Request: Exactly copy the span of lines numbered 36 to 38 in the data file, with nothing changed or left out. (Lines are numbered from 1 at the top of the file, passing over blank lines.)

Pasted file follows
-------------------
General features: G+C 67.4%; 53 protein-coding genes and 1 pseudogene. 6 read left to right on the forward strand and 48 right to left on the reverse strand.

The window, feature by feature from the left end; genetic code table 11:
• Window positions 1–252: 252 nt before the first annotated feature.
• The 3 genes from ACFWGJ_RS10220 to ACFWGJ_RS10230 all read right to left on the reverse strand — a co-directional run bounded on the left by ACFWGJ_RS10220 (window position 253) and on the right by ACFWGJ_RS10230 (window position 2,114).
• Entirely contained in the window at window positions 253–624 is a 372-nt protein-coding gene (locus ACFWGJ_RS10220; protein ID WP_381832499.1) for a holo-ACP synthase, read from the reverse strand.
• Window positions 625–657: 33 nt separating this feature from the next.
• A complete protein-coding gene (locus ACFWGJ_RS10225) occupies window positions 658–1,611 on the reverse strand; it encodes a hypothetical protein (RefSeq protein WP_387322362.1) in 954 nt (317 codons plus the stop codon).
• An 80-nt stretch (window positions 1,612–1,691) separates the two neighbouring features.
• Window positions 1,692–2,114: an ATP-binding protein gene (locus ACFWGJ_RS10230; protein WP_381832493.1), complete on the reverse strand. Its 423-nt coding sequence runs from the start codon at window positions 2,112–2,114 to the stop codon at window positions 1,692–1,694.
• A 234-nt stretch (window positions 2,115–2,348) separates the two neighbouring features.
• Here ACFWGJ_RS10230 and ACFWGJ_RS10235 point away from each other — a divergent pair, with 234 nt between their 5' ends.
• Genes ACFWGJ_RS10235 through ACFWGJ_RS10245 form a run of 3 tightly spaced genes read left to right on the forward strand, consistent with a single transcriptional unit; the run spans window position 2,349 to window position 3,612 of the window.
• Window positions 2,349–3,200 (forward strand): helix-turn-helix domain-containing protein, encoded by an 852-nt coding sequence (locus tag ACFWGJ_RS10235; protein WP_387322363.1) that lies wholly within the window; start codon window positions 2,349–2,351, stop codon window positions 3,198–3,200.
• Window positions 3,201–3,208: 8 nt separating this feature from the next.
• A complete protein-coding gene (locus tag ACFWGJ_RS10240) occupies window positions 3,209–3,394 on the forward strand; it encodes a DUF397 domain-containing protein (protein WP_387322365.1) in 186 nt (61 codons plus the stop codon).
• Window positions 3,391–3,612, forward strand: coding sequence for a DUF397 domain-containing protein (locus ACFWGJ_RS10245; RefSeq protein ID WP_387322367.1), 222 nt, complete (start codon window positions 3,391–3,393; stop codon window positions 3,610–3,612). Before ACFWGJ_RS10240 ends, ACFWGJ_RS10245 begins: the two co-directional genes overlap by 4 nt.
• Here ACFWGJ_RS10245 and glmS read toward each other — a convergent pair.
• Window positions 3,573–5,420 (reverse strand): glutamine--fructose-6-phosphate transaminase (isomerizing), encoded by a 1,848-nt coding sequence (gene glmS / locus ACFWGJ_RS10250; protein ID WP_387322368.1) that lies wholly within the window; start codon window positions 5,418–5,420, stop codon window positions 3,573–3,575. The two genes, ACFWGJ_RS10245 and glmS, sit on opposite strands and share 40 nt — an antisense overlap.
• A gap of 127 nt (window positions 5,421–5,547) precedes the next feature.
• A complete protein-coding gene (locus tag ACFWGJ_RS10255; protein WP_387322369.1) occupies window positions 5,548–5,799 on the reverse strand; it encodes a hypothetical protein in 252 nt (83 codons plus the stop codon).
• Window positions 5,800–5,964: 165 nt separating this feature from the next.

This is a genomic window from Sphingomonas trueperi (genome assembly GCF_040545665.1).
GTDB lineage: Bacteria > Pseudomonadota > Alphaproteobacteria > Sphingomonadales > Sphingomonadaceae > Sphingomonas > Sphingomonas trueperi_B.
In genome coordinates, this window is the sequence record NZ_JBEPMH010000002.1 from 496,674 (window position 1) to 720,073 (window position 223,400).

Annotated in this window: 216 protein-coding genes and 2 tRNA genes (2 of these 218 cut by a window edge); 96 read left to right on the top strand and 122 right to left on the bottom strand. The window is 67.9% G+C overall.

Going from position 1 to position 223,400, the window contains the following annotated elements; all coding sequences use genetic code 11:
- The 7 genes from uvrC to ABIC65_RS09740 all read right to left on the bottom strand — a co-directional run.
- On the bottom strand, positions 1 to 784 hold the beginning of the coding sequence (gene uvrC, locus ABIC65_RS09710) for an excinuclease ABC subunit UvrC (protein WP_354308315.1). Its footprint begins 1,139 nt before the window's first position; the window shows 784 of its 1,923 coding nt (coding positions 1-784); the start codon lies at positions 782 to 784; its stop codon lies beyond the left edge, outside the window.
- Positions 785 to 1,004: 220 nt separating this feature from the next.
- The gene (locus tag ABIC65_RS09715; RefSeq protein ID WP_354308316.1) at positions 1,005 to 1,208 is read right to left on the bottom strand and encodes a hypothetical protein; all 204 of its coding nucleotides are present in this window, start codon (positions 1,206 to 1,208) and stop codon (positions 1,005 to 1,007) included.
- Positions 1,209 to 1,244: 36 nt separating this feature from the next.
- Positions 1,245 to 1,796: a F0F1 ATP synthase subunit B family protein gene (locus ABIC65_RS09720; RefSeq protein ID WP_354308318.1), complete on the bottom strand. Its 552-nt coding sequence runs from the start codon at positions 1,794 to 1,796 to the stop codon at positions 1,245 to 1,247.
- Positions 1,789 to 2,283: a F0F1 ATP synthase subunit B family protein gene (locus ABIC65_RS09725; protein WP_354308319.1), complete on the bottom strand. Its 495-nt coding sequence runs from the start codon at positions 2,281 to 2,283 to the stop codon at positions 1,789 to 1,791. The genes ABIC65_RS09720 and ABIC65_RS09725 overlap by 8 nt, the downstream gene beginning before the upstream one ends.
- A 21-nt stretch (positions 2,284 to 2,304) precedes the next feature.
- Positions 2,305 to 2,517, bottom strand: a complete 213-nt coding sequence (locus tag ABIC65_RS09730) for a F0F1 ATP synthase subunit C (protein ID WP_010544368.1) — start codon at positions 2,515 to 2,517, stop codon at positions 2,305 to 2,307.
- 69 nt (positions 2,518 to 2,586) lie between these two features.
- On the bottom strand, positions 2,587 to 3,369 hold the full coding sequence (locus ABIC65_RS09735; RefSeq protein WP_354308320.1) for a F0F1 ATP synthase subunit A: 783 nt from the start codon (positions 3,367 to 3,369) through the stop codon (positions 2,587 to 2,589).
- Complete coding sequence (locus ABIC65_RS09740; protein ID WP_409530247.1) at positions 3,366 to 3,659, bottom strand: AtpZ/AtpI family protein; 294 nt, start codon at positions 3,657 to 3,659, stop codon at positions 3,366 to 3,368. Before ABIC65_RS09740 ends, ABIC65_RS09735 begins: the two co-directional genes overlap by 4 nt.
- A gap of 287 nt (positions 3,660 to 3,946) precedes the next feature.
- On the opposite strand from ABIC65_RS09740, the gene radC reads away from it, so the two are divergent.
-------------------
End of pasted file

- 69 nt (positions 2,518 to 2,586) lie between these two features.
- On the bottom strand, positions 2,587 to 3,369 hold the full coding sequence (locus ABIC65_RS09735; RefSeq protein WP_354308320.1) for a F0F1 ATP synthase subunit A: 783 nt from the start codon (positions 3,367 to 3,369) through the stop codon (positions 2,587 to 2,589).
- Complete coding sequence (locus ABIC65_RS09740; protein ID WP_409530247.1) at positions 3,366 to 3,659, bottom strand: AtpZ/AtpI family protein; 294 nt, start codon at positions 3,657 to 3,659, stop codon at positions 3,366 to 3,368. Before ABIC65_RS09740 ends, ABIC65_RS09735 begins: the two co-directional genes overlap by 4 nt.